At times Laws jumps between eras within the same chapter, which is disconcerting. The information in each chapter can also be rather cursory, so if you're looking for an in-depth exploration of mulberry and the development of trade along the Silk Road, look elsewhere.

But if you'd like an intelligent and breezy look at the way plants and people have interacted, you'll enjoy Fifty Plants that Changed the Course of History. It shows us how our past, present, and future are intrinsically connected to our relationship with plants.

(Photo from Amazon)

Sunday, January 22, 2012

Flora of Costa Rica

I have been very bad about blogging lately, and part of my excuse is that I recently went on vacation to the Guanacaste province of Costa Rica. (This, by the way, is a great way to beat the winter blahs; I highly recommend it.)

Guanacaste is in the northwestern portion of Costa Rica, along the Pacific Ocean. It's an arid environment--not the rainforest ecosystem found in the central and eastern parts of the country. If you look at the mountain in this photo, you'll see how, especially now in the dry season, this region resembles a more savanna- or even desert-type landscape.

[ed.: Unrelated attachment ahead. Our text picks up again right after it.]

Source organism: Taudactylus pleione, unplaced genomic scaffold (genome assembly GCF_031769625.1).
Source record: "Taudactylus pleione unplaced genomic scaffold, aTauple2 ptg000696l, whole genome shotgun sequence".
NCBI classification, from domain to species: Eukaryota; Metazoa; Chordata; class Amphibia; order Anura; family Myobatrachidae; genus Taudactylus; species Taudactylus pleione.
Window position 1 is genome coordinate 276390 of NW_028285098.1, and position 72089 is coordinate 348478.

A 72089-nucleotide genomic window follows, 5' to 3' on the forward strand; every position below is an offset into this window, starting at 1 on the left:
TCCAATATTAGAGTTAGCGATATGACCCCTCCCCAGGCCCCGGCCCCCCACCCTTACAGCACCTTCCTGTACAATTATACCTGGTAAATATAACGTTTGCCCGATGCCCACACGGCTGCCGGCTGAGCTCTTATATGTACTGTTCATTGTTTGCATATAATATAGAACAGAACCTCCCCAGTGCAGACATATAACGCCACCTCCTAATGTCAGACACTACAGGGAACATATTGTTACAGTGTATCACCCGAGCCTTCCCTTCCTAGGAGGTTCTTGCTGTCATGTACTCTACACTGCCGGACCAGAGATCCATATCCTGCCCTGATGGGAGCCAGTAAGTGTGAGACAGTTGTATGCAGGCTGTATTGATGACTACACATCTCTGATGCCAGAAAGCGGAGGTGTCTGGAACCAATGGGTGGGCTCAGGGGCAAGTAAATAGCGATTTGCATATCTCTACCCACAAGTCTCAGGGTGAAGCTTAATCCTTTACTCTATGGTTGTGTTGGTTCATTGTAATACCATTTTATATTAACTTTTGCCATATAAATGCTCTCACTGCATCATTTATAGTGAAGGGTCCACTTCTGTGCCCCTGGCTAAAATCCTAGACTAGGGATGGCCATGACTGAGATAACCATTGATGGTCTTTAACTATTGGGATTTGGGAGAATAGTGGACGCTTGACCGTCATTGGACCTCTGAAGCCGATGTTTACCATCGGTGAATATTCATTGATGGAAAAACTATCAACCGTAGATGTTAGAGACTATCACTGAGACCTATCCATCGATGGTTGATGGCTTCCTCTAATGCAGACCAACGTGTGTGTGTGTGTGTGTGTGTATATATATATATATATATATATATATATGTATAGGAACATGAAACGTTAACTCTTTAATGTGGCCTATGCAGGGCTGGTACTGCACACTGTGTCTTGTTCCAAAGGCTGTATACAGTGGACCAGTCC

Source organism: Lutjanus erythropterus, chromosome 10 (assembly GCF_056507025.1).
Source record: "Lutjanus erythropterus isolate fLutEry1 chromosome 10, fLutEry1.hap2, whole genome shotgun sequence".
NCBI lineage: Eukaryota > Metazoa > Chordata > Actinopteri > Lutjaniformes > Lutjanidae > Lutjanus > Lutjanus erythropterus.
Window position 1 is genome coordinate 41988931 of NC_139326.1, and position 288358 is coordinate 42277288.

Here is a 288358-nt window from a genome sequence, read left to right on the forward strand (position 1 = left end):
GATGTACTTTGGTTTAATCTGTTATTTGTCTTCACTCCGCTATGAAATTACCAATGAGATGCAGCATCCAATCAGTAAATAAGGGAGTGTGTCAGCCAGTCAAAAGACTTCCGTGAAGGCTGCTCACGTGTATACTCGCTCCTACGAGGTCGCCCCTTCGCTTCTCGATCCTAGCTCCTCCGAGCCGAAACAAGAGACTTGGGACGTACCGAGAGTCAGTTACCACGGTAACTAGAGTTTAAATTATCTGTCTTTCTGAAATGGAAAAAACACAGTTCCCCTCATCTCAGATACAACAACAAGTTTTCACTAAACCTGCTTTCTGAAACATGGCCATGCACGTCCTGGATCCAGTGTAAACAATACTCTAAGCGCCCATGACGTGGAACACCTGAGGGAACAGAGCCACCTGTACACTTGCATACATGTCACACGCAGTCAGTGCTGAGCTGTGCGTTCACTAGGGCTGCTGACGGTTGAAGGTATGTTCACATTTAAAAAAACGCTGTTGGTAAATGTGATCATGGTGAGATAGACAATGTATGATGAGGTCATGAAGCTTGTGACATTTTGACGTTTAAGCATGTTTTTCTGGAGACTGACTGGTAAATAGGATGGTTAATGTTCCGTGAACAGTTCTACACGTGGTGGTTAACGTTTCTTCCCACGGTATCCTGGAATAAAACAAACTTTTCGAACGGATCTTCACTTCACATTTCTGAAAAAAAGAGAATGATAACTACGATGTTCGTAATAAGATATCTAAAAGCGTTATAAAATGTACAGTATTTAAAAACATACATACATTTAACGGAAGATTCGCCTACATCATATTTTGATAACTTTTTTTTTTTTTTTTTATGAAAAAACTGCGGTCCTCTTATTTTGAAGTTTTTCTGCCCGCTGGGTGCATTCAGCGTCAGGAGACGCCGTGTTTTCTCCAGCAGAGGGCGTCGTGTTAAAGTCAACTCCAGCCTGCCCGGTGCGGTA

But at the resort where we stayed, I found lush, manicured landscapes.

I honestly couldn't tell what a lot of these plants were, but cannas and palm trees were everywhere, as was a green, well-groomed lawn.

You can see the contrast between the indigenous (mountain) landscape the "gardened" landscape in the foreground. As someone who cultivates plants native to my corner of the world, this was a little disconcerting.

But I have to admit I enjoyed being surrounded by vibrant, colorful, and yes, non-native landscaping. And it was just plain fun to see plants that grow as annuals in Illinois to be flourishing happily outdoors in January!

We also had a chance to see the "transitional" forest at a nearby volcano, where it wasn't a full-on rainforest but it was wetter than the coastal area. It was wonderful to experience different landscapes, and the variety of birds and butterflies was astounding.

If you have the chance, I recommend you see this beautiful country. I would love to see the rainforest areas, but don't overlook the more arid Pacific side!